Some critics have called for Ms. Aung San Suu Kyi to be stripped of her Nobel Peace Prize, which she won in 1991 for standing up to Myanmar’s military junta in a campaign for democracy.
Ms. Aung San Suu Kyi is prohibited under the country’s Constitution from being president, because her children are British citizens, as was her husband. But in her role as state counselor, as well as leader of the majority party in Parliament, she is the most powerful person in the government.
There had been widespread expectation that she would speak about the Rohingya killings at the General Assembly. But a spokesman for her office, Zaw Htay, told reporters in Myanmar on Wednesday that she had canceled her trip because of the crisis.
“She is concentrating on establishing stability,” the spokesman said in remarks quoted by news agencies.
Ms. Aung San Suu Kyi, a 72-year-old widow, endured many years of house arrest for her defiance of Myanmar’s generals and had long been considered a heroine of modern times. She resumed her national political prominence after being released in 2010. The country’s majority party introduced a bill in Parliament in 2016 and created a new post for her as “state counselor,” which some analysts have compared to prime minister.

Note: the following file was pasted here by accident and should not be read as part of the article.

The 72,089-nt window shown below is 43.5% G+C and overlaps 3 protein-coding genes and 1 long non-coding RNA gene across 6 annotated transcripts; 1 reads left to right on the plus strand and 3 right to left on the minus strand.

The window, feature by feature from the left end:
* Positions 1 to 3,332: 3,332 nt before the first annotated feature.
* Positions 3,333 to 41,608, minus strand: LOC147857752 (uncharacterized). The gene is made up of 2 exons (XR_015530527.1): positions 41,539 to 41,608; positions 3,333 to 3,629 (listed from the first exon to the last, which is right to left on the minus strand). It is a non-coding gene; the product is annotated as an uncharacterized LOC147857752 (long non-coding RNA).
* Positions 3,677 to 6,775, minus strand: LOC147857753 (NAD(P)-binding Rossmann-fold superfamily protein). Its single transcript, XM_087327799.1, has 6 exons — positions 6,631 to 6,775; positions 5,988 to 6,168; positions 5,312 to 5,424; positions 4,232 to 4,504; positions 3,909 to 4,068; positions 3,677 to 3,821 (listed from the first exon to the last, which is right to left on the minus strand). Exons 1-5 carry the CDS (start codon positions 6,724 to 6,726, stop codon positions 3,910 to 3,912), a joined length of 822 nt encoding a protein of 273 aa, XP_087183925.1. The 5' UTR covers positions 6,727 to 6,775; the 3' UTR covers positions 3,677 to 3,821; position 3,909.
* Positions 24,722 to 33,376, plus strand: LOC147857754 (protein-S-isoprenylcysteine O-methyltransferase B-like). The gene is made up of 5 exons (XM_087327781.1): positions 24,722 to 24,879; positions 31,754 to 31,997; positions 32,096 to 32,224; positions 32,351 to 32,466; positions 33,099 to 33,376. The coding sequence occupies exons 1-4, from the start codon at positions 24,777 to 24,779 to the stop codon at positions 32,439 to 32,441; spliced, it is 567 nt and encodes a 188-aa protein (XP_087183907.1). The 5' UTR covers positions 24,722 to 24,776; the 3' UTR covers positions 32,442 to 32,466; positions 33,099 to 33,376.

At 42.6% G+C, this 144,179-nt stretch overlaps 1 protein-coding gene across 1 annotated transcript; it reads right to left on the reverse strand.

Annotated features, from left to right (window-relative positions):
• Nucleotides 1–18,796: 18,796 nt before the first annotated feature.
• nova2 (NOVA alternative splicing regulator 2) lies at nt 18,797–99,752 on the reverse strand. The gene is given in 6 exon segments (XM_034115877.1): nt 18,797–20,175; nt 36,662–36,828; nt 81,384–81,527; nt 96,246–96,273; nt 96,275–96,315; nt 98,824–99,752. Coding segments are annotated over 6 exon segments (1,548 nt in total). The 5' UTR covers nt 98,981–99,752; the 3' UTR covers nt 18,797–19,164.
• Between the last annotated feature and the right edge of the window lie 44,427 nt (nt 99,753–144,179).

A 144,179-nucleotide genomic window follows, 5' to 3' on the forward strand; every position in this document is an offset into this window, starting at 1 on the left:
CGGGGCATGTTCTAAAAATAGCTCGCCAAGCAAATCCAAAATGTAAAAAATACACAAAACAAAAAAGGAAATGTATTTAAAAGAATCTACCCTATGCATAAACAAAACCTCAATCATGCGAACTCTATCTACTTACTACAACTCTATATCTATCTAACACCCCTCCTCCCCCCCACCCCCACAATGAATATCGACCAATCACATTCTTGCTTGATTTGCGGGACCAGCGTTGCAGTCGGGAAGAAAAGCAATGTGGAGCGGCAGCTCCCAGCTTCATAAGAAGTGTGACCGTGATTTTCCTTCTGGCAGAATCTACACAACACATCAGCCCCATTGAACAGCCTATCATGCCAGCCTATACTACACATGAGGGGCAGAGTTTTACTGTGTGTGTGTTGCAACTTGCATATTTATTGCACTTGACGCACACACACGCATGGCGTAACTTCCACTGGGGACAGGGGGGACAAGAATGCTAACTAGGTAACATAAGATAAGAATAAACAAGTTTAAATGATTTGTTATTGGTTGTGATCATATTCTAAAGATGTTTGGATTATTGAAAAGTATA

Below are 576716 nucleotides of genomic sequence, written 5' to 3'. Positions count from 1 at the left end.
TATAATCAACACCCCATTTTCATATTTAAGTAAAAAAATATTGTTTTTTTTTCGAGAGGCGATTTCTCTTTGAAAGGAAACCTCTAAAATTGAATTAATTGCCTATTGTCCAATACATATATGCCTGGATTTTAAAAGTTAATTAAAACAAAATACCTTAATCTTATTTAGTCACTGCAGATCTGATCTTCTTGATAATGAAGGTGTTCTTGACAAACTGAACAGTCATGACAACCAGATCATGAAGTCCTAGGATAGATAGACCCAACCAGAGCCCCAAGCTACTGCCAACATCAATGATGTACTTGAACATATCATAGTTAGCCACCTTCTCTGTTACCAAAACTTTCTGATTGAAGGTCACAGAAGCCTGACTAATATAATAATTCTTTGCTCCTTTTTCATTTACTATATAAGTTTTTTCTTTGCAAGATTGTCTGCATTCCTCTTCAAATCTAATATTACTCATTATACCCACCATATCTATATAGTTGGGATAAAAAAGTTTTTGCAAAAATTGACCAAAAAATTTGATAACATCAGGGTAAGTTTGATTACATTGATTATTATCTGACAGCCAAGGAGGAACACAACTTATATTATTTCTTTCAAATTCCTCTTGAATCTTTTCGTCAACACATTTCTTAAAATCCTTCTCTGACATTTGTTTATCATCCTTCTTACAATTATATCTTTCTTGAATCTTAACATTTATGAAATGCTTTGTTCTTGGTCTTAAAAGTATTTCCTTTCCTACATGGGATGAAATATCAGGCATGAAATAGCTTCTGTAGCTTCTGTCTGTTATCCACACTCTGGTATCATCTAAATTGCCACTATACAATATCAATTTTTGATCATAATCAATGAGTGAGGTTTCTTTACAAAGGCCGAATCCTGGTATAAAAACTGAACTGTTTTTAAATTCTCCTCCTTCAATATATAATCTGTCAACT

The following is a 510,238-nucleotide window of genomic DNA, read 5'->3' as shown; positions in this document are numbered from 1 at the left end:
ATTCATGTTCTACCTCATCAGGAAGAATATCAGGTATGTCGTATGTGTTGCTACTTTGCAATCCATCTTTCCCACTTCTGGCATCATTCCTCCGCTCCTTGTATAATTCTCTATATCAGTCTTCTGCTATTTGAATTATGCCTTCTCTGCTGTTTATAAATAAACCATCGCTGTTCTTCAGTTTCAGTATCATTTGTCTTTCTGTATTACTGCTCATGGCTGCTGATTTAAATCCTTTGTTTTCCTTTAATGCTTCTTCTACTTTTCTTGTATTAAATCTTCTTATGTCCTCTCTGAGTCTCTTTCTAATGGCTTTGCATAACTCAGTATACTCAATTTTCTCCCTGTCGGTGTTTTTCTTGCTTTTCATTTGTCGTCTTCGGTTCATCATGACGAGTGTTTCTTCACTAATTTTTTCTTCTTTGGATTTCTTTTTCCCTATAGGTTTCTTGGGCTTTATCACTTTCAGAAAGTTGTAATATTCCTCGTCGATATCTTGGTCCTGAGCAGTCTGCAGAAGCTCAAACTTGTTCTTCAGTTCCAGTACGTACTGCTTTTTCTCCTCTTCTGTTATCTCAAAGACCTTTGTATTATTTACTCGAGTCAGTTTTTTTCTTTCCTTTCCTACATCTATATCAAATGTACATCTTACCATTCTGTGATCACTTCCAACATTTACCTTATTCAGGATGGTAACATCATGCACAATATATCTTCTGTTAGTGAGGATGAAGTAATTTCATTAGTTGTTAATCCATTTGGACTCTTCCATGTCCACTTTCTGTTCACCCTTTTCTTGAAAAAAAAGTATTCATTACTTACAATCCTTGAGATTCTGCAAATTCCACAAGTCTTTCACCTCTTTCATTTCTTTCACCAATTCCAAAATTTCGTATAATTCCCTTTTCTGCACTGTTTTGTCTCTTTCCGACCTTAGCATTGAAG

The anger and despondency over her failure to stop the Rohingya persecution has infected her fellow Nobel laureates.
In an open letter to Ms. Aung San Suu Kyi published last week, Archbishop Desmond Tutu of South Africa said, “My dear sister: If the political price of your ascension to the highest office in Myanmar is your silence, the price is surely too steep.”